Depending on your risk factors for blood clots and if your heart rhythm returns to normal following medication or cardioversion (e.g. history of heart failure, hypertension, advanced age, diabetes, stroke), your doctor may also start you on an oral blood thinner medication such as Coumadin (warfarin) to decrease your risk of stroke.
Warfarin interacts with a host of medications and foods (e.g. spinach). This medication also needs to be monitored very closely with regular blood tests – therefore, most patients are started on newer oral anticoagulants such as:
Occasionally, your cardiologist may attempt to bring your heart back to a normal rhythm instead of simply reducing your heart rate. Before attempting this, they may have to perform a transesophageal echocardiogram to check if the abnormal heart rhythm from atrial fibrillation has resulted in a blood clot forming within the heart. This procedure is performed under mild sedation, and a camera is directed down your esophagus to get a better view of the chambers of the heart that these blood clots typically form in. This is important because returning the heart to a normal rhythm while a blood clot is present can lead to that blood clot leaving the heart and causing a stroke.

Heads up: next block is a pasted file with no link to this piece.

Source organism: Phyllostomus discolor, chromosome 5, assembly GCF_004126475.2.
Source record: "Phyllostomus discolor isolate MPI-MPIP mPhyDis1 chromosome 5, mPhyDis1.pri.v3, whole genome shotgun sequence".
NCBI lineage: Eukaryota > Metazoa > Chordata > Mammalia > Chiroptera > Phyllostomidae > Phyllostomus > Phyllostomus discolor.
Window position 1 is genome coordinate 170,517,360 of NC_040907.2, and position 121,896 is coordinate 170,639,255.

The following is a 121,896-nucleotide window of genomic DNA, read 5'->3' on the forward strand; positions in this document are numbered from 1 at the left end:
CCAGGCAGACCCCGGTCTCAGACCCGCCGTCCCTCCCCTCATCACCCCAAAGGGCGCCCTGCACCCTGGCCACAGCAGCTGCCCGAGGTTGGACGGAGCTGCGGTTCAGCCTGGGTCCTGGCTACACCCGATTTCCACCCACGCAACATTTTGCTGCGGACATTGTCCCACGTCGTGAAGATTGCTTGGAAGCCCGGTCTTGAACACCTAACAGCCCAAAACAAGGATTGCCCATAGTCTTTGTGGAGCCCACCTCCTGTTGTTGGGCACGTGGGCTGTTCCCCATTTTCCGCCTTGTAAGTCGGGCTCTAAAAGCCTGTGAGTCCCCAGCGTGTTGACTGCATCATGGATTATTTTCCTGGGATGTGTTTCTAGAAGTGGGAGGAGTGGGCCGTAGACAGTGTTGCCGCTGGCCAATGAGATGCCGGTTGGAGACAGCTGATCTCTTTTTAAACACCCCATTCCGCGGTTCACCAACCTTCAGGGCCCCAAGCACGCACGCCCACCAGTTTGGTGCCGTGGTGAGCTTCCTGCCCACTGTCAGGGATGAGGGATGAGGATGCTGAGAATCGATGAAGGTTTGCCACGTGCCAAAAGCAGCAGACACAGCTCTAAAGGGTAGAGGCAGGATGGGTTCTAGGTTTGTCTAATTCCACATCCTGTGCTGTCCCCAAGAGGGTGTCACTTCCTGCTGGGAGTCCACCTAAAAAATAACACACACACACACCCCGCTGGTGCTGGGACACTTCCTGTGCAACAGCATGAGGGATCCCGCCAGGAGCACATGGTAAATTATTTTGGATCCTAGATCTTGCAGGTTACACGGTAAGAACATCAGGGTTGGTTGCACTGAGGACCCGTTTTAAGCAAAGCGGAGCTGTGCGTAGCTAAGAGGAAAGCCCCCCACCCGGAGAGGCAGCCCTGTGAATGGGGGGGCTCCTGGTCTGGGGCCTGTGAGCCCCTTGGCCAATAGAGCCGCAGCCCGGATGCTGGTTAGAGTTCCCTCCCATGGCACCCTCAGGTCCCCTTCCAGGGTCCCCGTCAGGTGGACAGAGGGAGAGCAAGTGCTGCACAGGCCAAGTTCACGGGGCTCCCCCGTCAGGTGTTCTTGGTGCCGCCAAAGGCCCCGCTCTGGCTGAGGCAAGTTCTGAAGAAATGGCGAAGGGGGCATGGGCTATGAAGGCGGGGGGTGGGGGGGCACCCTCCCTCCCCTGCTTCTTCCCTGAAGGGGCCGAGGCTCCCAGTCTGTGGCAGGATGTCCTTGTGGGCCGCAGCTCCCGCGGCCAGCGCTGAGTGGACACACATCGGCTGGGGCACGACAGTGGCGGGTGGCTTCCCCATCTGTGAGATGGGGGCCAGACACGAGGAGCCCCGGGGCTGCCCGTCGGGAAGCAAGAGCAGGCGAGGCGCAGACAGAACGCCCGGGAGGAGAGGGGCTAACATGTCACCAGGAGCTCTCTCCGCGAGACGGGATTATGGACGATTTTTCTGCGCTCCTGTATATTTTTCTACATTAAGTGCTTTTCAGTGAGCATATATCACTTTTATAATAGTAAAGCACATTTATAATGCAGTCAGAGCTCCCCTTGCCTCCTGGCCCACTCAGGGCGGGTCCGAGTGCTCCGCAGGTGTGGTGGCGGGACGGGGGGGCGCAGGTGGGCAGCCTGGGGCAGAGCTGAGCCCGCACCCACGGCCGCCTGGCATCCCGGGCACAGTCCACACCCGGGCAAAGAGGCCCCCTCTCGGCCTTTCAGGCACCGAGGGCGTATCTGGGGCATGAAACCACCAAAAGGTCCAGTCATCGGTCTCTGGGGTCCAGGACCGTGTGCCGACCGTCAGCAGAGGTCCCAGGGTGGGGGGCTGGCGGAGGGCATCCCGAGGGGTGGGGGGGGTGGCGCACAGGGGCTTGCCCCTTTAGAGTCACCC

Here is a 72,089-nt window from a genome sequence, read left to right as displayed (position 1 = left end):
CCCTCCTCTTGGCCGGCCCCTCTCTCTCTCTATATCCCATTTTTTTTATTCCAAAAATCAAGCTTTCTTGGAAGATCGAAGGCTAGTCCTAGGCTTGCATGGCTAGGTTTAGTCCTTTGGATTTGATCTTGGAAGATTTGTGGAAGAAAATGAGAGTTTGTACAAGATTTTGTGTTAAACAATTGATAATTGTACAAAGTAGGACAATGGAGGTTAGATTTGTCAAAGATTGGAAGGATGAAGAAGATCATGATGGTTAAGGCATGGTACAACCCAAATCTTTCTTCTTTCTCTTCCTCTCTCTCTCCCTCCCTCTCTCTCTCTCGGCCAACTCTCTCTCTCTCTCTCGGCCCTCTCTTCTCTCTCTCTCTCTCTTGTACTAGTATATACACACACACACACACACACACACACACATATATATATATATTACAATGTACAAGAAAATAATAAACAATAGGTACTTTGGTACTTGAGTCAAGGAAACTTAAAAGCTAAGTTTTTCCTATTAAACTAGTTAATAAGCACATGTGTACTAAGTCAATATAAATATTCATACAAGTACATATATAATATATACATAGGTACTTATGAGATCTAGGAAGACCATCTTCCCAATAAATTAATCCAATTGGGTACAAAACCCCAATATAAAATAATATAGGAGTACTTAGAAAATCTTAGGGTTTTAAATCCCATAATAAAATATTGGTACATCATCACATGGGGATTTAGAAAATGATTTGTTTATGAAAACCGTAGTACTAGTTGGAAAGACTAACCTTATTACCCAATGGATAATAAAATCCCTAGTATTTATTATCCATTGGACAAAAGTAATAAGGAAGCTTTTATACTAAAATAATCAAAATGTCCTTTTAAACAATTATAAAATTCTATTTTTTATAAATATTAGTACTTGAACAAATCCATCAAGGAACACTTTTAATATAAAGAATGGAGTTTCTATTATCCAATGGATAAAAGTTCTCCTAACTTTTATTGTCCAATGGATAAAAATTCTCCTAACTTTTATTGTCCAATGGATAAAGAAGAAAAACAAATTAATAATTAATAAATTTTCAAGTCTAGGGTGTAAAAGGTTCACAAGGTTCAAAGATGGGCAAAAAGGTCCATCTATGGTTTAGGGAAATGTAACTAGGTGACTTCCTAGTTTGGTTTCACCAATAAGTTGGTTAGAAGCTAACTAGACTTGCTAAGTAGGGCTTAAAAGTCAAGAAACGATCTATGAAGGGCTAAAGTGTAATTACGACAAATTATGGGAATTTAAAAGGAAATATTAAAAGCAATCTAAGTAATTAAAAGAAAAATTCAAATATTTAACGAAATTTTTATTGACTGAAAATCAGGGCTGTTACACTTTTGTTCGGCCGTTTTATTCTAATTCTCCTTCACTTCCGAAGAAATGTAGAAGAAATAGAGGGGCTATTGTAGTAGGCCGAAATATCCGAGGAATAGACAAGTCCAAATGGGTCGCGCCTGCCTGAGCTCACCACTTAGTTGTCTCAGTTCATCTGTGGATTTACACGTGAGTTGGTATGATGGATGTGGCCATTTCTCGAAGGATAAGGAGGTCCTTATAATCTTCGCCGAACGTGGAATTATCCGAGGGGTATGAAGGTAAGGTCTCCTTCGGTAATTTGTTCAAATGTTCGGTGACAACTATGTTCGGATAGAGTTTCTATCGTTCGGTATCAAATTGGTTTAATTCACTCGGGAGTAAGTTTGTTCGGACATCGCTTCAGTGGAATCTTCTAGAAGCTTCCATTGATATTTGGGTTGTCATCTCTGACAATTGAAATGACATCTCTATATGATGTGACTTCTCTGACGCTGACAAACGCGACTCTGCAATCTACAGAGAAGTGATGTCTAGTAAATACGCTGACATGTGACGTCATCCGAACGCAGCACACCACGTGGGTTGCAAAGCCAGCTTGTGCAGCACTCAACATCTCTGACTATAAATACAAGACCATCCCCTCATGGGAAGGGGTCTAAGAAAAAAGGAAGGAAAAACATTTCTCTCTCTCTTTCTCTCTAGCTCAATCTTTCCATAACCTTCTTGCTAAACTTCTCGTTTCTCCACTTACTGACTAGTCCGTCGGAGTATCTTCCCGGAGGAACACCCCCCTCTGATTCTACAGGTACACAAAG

If there is no blood clot, they may cardiovert your heart as mentioned above, then start an antiarrhythmic medication to prevent the atrial fibrillation from returning (e.g. Cordarone (amiodarone), Multaq (dronedarone), Tambocor (flecainide)). If there is a blood clot, they will place you on one of the anticoagulants listed above for several weeks to help dissolve the clot before attempting cardioversion.
Cases that are refractory to medical therapy may require the use of interventional procedures such as cardiac ablation. During this procedure, your cardiologist will access your heart through an artery in the groin or arm. They will then attempt to cauterize the area of your heart that is responsible for the electrical currents leading to atrial fibrillation.
- January CT, Wann LS, Alpert JS, et al. 2014 AHA/ACC/HRS guideline for the management of patients with atrial fibrillation: executive summary: a report of the American College of Cardiology/American Heart Association Task Force on practice guidelines and the Heart Rhythm Society. Circulation. 2014 Dec 2;130(23):2071-104. - https://www.ncbi.nlm.nih.gov/pubmed/24682348
- Xu J, Luc JG, Phan K. Atrial fibrillation: review of current treatment strategies. J Thorac Dis. 2016 Sep;8(9):E886-E900. - https://www.ncbi.nlm.nih.gov/pubmed/27747025
- Copley DJ, Hill KM. Atrial Fibrillation: A Review of Treatments and Current Guidelines. AACN Adv Crit Care.2016 Feb;27(1):120-8. - https://www.ncbi.nlm.nih.gov/pubmed/26909462
The above information is an educational aid only. It is not intended as medical advice for individual conditions or treatments. Talk to your doctor, nurse or pharmacist before following any medical regimen to see if it is safe and effective for you.